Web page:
Good point. I’ve scavenged cells from lots of spot welded packs. It’s doable. But, destroys the whole pack while trying to remove one cell.

Hey @Flightjunkie

When spot welding, current will pass through tips of electrodes, so yes it will melt, but only those two small points. welds happen because of heat obtained from resistance to electric current. there was some video on youtube where they measured temperature of spot welding on cell and compered it to soldering

You have some valid points and I have never taught about two schools. My opinion is that soldering was more popular before, when welders were big and expensive/not reliable, but nowadays, when spot welders are so cheap, reliable and easy obtainable, I just don’t see reason to solder on cells. take for example kWeld, 200 eur spot welder which can weld 0.3mm nickel and some thinner copper and I have never heard that anyone broke one!

Also, for soldering on cells, it seems that it just takes much more time than welding. You have to scrap surface of cell and nickel, pretin and solder. with welder you just have click, click and it’s done.

While I do agree that cell level fusing is great safety feature, I don’t see why would I do it on new, reliable cells from proven source. I do see you point doing it in power walls (AFAIK most power walls were built with ‘scrap’ and used batteries) - you don’t want your house to burn down because one cell went crazy. I do see point in doing it in cars - if car battery catches fire, that will bring really bad reputation to manufacturer and public media will go wild. If I will ever do it, I will do it first on nickel which will be welded to battery afterwards.

Any advantage I see in soldering on cells is that if you want to build battery or two, it will be cheaper to learn soldering than to buy spot welder only for one or two time use. Maybe you could give a chance to spot welding and see for yourself that it is really easy, much quicker than soldering and actually safer :slight_smile:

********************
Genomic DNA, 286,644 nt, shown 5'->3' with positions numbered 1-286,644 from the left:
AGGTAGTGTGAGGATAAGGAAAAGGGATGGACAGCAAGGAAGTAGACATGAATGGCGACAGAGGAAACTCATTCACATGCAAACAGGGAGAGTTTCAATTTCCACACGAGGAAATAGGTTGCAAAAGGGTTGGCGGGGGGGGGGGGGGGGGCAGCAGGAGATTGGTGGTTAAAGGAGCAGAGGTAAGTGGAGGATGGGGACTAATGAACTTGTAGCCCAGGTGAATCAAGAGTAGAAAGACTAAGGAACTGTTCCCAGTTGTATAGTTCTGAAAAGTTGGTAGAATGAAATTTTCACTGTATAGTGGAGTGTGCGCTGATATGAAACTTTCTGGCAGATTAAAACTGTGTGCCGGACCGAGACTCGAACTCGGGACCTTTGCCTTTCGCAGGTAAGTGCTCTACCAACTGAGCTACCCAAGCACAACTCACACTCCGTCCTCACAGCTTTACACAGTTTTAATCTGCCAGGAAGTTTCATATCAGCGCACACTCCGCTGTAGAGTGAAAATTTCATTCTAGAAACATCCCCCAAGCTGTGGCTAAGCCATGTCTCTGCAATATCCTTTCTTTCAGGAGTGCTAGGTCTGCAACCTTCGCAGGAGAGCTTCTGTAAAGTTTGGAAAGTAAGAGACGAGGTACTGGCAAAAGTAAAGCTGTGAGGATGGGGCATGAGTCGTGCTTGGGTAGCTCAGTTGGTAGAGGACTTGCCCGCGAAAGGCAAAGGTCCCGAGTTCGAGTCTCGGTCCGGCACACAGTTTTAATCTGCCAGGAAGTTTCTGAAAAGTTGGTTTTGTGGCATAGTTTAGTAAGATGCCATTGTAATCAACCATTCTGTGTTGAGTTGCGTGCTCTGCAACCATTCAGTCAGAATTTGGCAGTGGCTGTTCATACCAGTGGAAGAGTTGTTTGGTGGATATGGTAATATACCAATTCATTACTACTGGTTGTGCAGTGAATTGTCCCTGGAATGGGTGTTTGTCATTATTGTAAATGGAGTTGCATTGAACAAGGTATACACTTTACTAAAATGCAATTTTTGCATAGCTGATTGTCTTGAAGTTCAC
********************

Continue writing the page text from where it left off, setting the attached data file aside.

all the best and good luck with your battery! I am really curious to see it.

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For extreme performance, I built some packs with spacers and then poured in with pu - 2 k resin from the safety electronics area. The resin also means that the heat is absolutely the same for all cells. There is virtually no drift in the individual voltages. The resin is so stable that you can drive over it with a car. since no oxygen can get to the cells a fire is completely excluded. I did a lot of tests with pattern packs and tried to make a worst case. is impossible. I just want to mention that because there are different techniques to build batteries. All together, I have only soldered. my professional welding system (has cost 1500.-) for battery welding, I use only very rarely as an example to repair e-bike batteries. if I fly partly up to 2000 meters above ground, I must be sure that the battery 100% works. it is just important that everyone only the technology that he masters 100%. I know of packs eg. 14 S / 20 p burned in a mighty fire and load. the fault were bad nickel strip connections that have come to glow and have brought the pack from the outside to fail. those who built it had no knowledge of spot welding and just built it anyway. Fortunately, it was on the airfield during a test engine run on the ground. Another case was once the bms next to the battery ignited and has also ignited the battery. The bms was built very cheap with false information and lack of security interruption.


Thank you for sharing your experience and pictures.

Thank. I hope to play around with a spot welder one of these days. In the mean time… I will entertain all of you by soldering my pack together and posting the results! :rofl::call_me_hand::beers:


What up guys.

Here’s what over $2,000 worth of Samsung 30Q’s look like! :rofl::call_me_hand::beers: